- by Prabhakar Kumar, AVP & HOD – Urban Planning, Rudrabhishek Enterprises
The fast-paced economic growth in the recent decades has brought new challenges to India. The high-income millennials aspire for world class living standards. India has shown immense improvement in the standard of life in the urban area with the help of technology, however, the ever-growing population and continuous migration from rural areas have negated the effects of the modern technology.
Despite having world class roads, electricity, public transport facilities, malls & super-markets, internet connectivity; our cities are becoming more and more unliveable with every passing day. Poor environmental conditions, traffic jams, garbage, etc, are omnipresent.
However, in order to tackle such problems, government, corporates and community are relentlessly working towards developing sustainable cities which are not only smart but also offer quality life.
What is a smart city?
A smart city is a city built with people in mind. Smart cities consider giving their residents good life rather than just providing them with living and working spaces.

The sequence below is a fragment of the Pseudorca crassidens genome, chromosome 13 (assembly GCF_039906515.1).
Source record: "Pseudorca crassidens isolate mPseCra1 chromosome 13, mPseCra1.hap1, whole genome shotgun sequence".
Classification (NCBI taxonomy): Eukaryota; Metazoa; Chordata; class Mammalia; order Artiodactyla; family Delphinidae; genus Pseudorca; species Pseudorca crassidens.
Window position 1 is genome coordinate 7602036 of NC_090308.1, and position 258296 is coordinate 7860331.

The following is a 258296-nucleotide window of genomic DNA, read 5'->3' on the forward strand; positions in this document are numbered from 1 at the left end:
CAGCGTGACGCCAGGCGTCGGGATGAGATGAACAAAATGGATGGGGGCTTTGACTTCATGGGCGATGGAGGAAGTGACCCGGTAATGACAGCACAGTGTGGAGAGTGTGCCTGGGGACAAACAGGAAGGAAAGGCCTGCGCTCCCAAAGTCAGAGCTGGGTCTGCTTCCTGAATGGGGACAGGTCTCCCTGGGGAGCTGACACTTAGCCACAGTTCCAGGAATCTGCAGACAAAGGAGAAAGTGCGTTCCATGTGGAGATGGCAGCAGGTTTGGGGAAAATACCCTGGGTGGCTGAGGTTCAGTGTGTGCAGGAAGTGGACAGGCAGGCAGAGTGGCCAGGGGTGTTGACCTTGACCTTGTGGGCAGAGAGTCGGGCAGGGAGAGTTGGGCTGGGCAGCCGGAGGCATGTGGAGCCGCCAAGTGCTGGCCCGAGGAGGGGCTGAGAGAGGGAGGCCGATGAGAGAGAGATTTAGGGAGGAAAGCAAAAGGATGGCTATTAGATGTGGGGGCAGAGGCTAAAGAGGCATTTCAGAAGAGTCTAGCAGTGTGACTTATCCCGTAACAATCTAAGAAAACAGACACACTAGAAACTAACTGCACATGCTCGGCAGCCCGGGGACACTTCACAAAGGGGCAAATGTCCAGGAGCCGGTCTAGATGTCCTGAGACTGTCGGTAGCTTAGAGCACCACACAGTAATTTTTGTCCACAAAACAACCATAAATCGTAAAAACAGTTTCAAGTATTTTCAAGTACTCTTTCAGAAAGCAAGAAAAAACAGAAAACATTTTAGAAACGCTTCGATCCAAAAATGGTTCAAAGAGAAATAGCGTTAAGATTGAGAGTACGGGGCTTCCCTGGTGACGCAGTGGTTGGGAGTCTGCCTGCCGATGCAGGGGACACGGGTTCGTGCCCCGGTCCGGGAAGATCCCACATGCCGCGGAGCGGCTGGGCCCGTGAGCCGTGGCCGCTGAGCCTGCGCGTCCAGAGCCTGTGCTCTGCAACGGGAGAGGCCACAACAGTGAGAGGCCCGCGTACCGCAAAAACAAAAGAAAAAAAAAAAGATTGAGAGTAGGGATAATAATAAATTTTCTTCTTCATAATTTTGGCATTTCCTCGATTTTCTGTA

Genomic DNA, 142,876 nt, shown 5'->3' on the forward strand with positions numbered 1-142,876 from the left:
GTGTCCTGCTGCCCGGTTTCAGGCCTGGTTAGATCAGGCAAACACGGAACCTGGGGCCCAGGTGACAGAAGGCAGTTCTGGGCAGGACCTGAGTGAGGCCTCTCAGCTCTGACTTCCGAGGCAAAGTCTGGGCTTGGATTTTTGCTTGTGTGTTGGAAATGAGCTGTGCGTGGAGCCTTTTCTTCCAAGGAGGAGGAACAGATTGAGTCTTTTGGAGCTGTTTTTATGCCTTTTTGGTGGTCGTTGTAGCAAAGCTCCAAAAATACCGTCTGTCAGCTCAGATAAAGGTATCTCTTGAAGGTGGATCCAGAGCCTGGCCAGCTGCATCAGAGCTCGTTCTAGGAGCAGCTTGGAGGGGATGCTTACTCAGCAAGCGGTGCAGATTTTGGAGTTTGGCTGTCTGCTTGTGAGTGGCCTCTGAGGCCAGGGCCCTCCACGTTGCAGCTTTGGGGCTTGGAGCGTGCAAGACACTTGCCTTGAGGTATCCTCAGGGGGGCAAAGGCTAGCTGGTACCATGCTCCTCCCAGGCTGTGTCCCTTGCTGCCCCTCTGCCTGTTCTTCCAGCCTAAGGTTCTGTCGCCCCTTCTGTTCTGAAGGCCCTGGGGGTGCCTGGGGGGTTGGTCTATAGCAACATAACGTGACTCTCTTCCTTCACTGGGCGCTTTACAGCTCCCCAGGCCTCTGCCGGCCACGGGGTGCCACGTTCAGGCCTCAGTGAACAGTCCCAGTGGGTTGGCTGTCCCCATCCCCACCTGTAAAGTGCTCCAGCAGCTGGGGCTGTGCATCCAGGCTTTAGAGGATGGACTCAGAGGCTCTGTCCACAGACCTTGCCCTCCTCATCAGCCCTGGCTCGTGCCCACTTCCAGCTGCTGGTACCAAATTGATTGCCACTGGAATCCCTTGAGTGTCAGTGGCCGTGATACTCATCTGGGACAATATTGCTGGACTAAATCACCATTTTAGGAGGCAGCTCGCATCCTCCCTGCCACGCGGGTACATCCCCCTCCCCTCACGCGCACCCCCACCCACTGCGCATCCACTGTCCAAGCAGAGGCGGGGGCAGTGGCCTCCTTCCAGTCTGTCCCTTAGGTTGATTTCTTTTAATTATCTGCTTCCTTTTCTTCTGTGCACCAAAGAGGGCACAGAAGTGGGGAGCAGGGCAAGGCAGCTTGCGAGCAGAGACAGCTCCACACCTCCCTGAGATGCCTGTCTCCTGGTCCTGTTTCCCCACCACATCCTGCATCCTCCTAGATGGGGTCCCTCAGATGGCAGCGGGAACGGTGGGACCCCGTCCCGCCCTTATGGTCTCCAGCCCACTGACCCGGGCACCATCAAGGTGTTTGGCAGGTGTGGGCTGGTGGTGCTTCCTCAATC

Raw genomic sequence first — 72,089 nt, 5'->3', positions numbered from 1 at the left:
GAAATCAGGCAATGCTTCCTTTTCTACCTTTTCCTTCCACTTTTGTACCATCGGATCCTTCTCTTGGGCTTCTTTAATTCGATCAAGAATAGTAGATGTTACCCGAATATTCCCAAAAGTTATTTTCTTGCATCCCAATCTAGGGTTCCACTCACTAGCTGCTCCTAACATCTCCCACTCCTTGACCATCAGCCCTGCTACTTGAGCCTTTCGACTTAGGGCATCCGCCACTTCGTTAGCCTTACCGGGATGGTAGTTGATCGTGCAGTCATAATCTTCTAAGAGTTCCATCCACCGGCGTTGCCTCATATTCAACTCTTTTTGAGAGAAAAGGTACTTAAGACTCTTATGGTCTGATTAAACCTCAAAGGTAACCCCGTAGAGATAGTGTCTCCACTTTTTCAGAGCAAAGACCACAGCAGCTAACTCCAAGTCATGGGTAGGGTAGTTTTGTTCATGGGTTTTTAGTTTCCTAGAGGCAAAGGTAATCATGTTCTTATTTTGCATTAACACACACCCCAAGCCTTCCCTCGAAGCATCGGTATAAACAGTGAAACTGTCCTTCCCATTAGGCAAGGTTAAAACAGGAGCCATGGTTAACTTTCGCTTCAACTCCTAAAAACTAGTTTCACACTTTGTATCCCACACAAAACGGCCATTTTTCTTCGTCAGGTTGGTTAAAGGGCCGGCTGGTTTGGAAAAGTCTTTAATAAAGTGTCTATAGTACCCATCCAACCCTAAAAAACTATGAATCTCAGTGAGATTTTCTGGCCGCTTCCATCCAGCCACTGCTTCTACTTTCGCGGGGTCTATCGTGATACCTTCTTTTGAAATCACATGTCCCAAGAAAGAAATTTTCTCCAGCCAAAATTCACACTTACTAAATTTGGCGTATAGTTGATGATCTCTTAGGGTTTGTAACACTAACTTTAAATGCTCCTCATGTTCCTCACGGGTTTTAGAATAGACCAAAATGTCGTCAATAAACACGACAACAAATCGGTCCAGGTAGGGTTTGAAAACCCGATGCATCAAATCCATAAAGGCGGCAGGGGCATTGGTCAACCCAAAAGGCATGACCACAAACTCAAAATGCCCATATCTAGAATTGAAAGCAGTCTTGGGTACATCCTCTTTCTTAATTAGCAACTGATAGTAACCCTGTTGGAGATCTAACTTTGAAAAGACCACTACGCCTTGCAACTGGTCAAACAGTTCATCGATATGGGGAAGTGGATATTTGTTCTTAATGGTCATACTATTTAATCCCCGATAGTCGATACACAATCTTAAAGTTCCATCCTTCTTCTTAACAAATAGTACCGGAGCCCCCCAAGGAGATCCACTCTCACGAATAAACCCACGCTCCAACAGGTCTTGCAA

A smart city is one which makes the optimum use of its resources to provide maximum utility to its inhabitants and reduce costs & waste. The residents of a smart city have better air quality, connectivity, hygienic surroundings and open green spaces to spend time with the nature. They don’t need to unnecessarily commute for work or other services. Smart cities are also better prepared and equipped to fight any disaster whether man-made or natural.
In course of time we will realise that the smart cities like Amsterdam, Singapore and Kyoto were better at fighting the Corona Virus outbreak compared to other cities, no matter how modern.
What makes a city smart?
Smart cities leverage technology to serve people. Connectivity and information sharing lie at the core of any smart city. Connectivity and information sharing help share and utilise the resources better than traditional cities.
Smart cities have data collection facilities at every possible location. These data collection facilities could be traffic & surveillance cameras, parking slot availability sensors, temperature & air quality sensors, solid waste sensors, etc. Street lights, garbage cans, hospitals, government vehicles, toll plazas, supermarkets, etc, could be the places to install these sensors.
Need of smart cities in India
By virtue of the second largest population in the world, Indian cities are heavily crowded and extremely polluted. Six out of world’s top 10 polluted cities are in India1. The infrastructure is already under tremendous pressure.